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My Go-To Sourdough

This recipe is the perfect balance between flavourful and manageable.

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INGREDIENTS:


100g white starter/levain, 100% hydration, at peak
420g strong white flour (I use Shipton Type 3 or 4)
80g strong wholemeal flour
360g water
8-12g fine sea salt

 

METHOD:
My typical schedule is:

 

8am - Create levain/feed starter.


11am - ~1 hour before starter peaks, mix both flours in a bowl with all the water until no dry patches remain. I use a dough scraper and my hands. Cover well and rest.


12pm - At peak, add the starter and using a stretch and fold technique from the edges of the bowl, incorporating it all together. Once almost consistent again, scrape the dough out onto a clean work surface and 'slap and fold' for around 5 minutes to gain some strength, using your scraper to clean up regularly. (Refer to Richard Bertinet's YouTube/Instagram for visual help on this method.)


12.15pm - Once you can feel the dough becoming tighter and stronger, add the salt and continue to slap and fold for a further couple of minutes until you are sure the salt is distributed and dissolved. Place back in the bowl and cover well. Place somewhere warm (typically on a sunny windowsill for me) and rest.


1.15pm - After 45 minutes of rest, uncover and perform a set of stretch and folds. Lift one edge of the dough and gently stretch up as much as possible, then fold across the surface of the dough to the other side. Repeat again along the adjacent edge to where you have just lifted until all the dough has now been folded over. Cover and rest again.


1.45pm - Repeat stretches


2.15pm - Repeat stretches


2.45pm - You want your dough to feel strong and extensible so if needed, perform another set of stretches to ensure you have this. Cover and leave in that warm place again until you see the signs of bulk fermentation at its limit. These are risen dough, domed top, bubbles around the edges and a nice jiggly movement. This can take anywhere from 1 more hour to sometimes 5/6 if the weather is particularly cold.


6pm - (Once bulk fermentation is done) - Uncover your fermented dough and sprinkle the top liberally with flour. Gently coax the dough out onto your work surface, trying to manoeuvre the floured side down. Gently preshape your dough into a ball by stretching the edges and bringing them into the middle. Flip over so the seam is down. Use your dough scraper to tighten the ball and work it just enough so that you have a nice taught surface. Leave uncovered for 20-30 minutes to relax. Prepare your basket or mould with flour or a lining whilst you wait.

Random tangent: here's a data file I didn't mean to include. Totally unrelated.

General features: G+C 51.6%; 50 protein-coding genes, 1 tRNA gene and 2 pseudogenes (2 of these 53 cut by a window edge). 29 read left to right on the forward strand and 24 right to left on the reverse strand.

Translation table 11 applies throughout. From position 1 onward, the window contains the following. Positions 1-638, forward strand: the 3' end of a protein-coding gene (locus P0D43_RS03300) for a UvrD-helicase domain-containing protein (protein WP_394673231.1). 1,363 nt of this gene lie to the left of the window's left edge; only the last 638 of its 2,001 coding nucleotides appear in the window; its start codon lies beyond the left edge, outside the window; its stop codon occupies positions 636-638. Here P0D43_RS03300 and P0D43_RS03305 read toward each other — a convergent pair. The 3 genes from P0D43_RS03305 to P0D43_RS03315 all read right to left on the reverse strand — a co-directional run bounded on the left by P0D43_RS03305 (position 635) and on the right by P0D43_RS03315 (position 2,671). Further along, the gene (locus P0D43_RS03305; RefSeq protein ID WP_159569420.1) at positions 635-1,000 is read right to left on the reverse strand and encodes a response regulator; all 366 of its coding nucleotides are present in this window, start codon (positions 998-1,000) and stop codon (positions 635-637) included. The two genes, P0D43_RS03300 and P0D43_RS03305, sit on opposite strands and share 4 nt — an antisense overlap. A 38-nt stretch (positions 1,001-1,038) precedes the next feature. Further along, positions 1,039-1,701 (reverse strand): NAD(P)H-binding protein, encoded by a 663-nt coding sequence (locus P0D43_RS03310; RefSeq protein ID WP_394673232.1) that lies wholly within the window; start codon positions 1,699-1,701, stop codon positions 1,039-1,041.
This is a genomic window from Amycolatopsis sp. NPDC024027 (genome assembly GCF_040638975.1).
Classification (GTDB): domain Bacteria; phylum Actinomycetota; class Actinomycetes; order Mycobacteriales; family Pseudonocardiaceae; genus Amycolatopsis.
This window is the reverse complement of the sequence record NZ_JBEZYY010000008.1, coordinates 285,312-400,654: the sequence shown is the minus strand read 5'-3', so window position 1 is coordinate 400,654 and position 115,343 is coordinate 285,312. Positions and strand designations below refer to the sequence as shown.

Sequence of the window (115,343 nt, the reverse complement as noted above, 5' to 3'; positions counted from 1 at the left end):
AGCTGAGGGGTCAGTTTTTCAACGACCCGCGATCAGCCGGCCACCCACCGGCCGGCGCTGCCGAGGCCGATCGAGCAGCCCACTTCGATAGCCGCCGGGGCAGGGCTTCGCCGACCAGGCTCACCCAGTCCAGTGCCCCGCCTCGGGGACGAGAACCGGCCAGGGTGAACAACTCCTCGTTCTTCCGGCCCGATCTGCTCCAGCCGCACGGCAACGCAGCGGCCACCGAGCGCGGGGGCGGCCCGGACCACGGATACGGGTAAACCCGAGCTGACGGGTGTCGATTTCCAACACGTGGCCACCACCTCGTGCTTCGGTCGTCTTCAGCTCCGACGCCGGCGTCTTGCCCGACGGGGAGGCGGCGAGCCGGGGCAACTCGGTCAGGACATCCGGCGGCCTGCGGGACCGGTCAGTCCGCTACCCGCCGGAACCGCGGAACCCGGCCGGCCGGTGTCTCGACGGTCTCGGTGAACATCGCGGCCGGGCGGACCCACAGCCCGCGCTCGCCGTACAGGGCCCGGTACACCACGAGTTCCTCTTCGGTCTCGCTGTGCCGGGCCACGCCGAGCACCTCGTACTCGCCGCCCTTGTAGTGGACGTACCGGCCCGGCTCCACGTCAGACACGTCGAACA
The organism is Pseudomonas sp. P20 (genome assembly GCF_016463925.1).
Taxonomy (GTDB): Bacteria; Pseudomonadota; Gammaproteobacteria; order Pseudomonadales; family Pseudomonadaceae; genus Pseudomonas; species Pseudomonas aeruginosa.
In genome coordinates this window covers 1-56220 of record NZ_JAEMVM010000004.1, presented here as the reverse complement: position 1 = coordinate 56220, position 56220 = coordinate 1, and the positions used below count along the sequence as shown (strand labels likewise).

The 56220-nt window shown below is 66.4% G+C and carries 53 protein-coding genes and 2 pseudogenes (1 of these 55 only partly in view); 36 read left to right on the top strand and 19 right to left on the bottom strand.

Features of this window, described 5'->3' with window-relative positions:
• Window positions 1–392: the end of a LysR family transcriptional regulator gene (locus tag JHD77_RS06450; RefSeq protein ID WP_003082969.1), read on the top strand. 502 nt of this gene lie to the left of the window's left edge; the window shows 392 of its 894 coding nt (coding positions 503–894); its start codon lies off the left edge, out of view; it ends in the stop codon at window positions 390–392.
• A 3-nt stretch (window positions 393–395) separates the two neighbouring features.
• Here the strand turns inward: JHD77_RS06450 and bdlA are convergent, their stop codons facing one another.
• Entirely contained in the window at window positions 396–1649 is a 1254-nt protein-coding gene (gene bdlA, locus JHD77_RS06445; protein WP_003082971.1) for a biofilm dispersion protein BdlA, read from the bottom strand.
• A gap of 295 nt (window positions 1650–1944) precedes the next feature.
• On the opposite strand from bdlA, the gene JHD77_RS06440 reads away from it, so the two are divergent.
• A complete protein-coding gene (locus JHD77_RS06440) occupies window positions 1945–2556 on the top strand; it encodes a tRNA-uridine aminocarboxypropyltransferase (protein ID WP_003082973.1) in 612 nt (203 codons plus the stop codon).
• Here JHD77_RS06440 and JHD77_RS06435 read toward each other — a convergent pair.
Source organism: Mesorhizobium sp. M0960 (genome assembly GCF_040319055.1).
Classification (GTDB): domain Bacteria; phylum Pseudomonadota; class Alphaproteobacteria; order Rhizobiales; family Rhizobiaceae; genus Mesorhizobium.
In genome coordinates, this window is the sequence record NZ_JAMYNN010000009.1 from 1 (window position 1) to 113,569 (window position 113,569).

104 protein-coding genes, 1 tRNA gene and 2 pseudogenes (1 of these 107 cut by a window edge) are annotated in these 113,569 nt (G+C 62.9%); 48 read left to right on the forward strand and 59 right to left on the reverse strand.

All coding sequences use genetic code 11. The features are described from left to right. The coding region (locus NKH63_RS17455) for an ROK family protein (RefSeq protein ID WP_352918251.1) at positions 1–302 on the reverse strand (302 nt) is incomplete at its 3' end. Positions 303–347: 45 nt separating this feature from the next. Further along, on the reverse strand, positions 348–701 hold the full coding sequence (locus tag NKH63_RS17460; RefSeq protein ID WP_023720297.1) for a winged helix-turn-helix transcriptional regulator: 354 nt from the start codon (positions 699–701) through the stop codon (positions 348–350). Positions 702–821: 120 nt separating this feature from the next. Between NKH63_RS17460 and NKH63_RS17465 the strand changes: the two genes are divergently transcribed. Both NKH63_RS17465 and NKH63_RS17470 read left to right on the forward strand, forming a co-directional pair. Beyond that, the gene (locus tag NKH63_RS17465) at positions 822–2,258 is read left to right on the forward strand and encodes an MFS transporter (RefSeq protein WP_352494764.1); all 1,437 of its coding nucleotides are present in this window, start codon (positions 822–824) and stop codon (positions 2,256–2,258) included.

6.30pm - Depending on the shape of your proving basket, shape your dough so you have a nicely tightened loaf and then place this seam side up into the basket. For a boule, I shape my dough by folding it in the formation of an envelope. Dust the top of the rested dough with flour and then use a dough scraper to flip it upside down. Using both hands, gently stretch and fold the bottom half way up and gently press to seal. Repeat with the left and right side and then finally the top flap where this is stretched down over the whole dough. Pinch to seal. Use the dough scraper to lift the dough seam side up into the proving basket and I do a final 'stitch' of the dough to create extra tension. Using both hands and starting from the furthest side away from you, pinch a small amount of the dough at the edge of the basket on both sides, stretch and criss-cross the dough, working your way down until the surface has been stitched. Cover and place in the fridge until tomorrow morning.

 

8am - Place a lidded dutch oven in your oven and preheat for 45 minutes on full heat. (225C for me)


8.40am - On a piece of baking paper larger than your dough, gently tip out your dough and score the dough confidently with a blade or sharp knife. I do this from top to bottom, but at a slight angle to allow for extra spring.


8.45am - Carefully place your dough into the dutch oven, using the paper to help manoeuvre it in. Spray the surface of the dough with some water and put the lid back on. Bake for 20 minutes.


9.05am - Remove the lid and drop the temperature down to 210C. Bake for another 20-40 minutes, until you like the colour of your loaf. I sometimes take it out of the pot for the last 10 minutes to help colour all the way around.


Cool out of the pot on the oven shelf with the door open to ensure a crisp crust. Allow to cool fully before slicing and serving with wedges of salted butter!

Added by: Kirsty Graham


Tags: Bread Sourdough

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